It’s never been a better time to be a short-term rental investor.
Short-term rental investing, otherwise known as Airbnb or VRBO hosting, has been one of the hottest strategies for real estate investors over the last several years—and with good reason. It has a lot to offer.
What’s more, new data from AirDNA, a company that provides data to the short-term rental industry, suggests that right now—even in this crazy market—could be the best time ever to invest in short-term rentals.
If you’re unfamiliar with short-term rental (STR), it’s an investment strategy where you buy a property, but instead of renting it out to long-term tenants, you offer the property up on Airbnb, VRBO, or any other vacation rental website.
This strategy has grown really popular recently, and it’s easy to see why. First, it offers something that is pretty tough to find right now: cash flow.
Cash flow is becoming increasingly hard to get, primarily because home prices are rising so much faster than rents. But STRs still offer great cash flow potential. Of course, you need to have a good property in a good market—just like with any investment—but STRs have proven to offer cash flow even in markets that typically don’t have cash flow, like Denver, Austin, and Seattle.
Second, the markets that tend to do well for STRs are also high-appreciation markets. Think about where people go on vacation, like ski towns, lake houses, or big cities like Miami. There are markets that have grown immensely over the last several years. STRs offer the options to get cash flow and be in great markets that have big potential for property appreciation.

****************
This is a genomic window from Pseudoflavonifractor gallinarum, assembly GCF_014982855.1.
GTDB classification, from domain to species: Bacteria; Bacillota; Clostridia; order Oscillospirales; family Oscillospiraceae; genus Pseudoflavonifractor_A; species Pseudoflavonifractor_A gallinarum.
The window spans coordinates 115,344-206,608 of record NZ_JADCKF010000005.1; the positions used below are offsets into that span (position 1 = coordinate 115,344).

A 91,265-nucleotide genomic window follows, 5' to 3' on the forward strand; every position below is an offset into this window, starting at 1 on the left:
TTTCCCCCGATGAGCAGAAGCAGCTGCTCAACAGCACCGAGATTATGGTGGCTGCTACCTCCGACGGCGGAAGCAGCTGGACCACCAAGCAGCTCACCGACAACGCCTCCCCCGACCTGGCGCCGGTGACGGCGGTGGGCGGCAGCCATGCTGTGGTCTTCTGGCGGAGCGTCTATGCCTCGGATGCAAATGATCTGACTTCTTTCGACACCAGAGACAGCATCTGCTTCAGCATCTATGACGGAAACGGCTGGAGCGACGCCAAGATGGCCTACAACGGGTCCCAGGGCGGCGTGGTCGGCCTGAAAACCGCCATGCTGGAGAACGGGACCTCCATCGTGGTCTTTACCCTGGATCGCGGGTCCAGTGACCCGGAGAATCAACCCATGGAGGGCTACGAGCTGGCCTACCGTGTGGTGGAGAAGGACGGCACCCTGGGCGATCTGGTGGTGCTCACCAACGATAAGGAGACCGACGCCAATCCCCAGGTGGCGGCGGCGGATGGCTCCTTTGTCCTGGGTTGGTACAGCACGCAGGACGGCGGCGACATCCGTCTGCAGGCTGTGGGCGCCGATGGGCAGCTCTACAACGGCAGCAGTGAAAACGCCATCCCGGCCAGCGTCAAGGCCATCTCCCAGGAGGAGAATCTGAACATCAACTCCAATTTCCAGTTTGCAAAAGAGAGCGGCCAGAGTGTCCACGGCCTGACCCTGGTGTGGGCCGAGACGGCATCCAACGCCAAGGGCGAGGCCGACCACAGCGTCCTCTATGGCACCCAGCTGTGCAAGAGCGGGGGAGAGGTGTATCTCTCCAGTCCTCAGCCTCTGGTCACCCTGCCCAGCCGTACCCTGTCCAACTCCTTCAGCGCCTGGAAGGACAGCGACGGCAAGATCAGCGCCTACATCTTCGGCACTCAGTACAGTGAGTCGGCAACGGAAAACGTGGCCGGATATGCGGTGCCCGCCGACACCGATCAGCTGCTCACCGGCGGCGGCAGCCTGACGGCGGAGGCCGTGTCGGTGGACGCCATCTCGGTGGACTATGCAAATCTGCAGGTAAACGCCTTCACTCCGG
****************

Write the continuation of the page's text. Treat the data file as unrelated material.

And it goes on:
So there’s good reason why a lot of investors are getting into this strategy—and it looks likely that things are going to get even better.
To be honest, at the outset of COVID I was pretty worried about my STR. I thought that travel would come to a grinding halt and the property would sit vacant for months. Instead, the opposite happened, and COVID actually accelerated the existing trend of people shifting away from hotels and toward STRs.
To back this up, I got some data from AirDNA. Looking at this data, there are two terms you need to know: 1) occupancy, which is how many nights in a month your STR is rented out, and 2) average daily rate (ADR), which is basically the average amount that guests pay to rent your property.
To figure out your cash flow, multiply your occupancy by your average daily rate. As an investor, you want both your occupancy rate and your ADR to be high. The data from AirDNA shows that both are up significantly over the last few years.
The chart below shows that 2021 has been the best month for occupancy on record—or at least dating back to 2018. So despite all of the restrictions and limits on travel during the pandemic, the demand for short-term rentals is up significantly over both 2020 and 2019 numbers. Look at the difference between the yellow and green lines throughout this year. Demand and occupancy are up.
What’s even bigger news is that the average daily rate across the U.S. is up 22% when comparing July 2021 to July 2019. That is enormous growth.